When Jesus calls James and John, they leave behind their father and friends right there in the boat. From reading the rest of the Gospels, we know that those men did fish again and they continued to relate to their parents. But what Jesus is saying is still disruptive. In traditional cultures, you get your identity from your family, so when Jesus says, “I want priority over your family,” that’s dramatic. Or when Jesus says, “I want priority over your career,” that is also dramatic. Jesus is saying, “Loving me, learning from me, acting like me and serving me must become the passionate priority of your life. Everything else comes second.” Certainly, we see here that there is a cost to following Jesus and living as his disciples.
Peter, Andrew, James and John’s responses are as abrupt as Jesus’ invitation. They abandon their trade, their way of life and means of survival as well as their families, and follow Jesus. Without doubt, their lives will never be the same again. But their lives will not be less, but more than before.
Scholars point out that these four fishermen show their repentance, their desire “to turn,” by dropping everything to heed Jesus’ call. And their response is more than just a matter of an internal transformation; they turn into something that they are not now, from fishermen to fishers of men.
So Jesus’ invitation to become disciples is an invitation to follow him and to work to extend God’s kingdom. The prospect of fishing “for people” sets Jesus apart from other teachers. Since these fishermen used nets (not rods) and fishing lines with hooks, we can see Jesus’ image is one of gathering. The prophet Jeremiah used this same image of fishermen to promise God would regather his scattered people after Judah’s exile (Jeremiah 16:16).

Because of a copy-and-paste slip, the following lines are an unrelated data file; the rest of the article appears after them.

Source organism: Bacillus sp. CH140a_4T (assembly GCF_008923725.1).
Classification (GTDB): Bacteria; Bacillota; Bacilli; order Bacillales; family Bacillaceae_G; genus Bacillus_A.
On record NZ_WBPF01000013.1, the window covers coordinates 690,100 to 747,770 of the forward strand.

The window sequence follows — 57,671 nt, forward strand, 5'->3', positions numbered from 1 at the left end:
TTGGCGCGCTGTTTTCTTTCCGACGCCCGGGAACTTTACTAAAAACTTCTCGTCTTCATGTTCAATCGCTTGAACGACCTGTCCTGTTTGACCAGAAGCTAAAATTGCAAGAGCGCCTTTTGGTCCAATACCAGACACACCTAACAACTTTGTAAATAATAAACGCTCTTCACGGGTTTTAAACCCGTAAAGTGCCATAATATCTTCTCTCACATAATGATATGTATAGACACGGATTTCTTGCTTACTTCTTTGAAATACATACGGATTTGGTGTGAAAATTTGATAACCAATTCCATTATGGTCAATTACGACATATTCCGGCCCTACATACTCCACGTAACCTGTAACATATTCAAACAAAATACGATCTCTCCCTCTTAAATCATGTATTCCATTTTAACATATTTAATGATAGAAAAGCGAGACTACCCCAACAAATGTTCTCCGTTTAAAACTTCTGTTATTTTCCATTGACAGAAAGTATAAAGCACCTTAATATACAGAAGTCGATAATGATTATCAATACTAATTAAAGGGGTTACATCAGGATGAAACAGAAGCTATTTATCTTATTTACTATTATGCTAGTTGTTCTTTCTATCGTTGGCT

Now, these four fishermen are not chosen because they are choice. Mark will emphasize that Peter will argue with Jesus (Mark 8:31-33) and even deny him (14:66-72). James and John ask to sit in the place of privilege when Jesus is enthroned, failing to understand that Jesus is about to die (10:35-45). Truth is, all 12 of the disciples or later designated “apostles” will fail Jesus.
But even so, Jesus will invite them back into his company at the resurrection. He will commission them again as his messengers (Matthew 28:18-20). As powerful as these disciples’ response is, God’s grace is even more powerful.
Count the Cost
When Jesus spoke the words of our second text, from Luke’s Gospel, he was on his final trip to Jerusalem, which would result in death on the cross (Luke 9:22,44). He had tried to explain it to his disciples, but they had failed to understand (9:45).
The crowds that were with Jesus thought he was on his way to an empire. That is why he addressed them as he did. He tried his best to explain to them that the person who would follow Him was not on the way to worldly power and glory. Rather, the person who would follow Him must be ready for a loyalty that would sacrifice the dearest things in life, and for a suffering that could be similar to the agony of a man on a cross.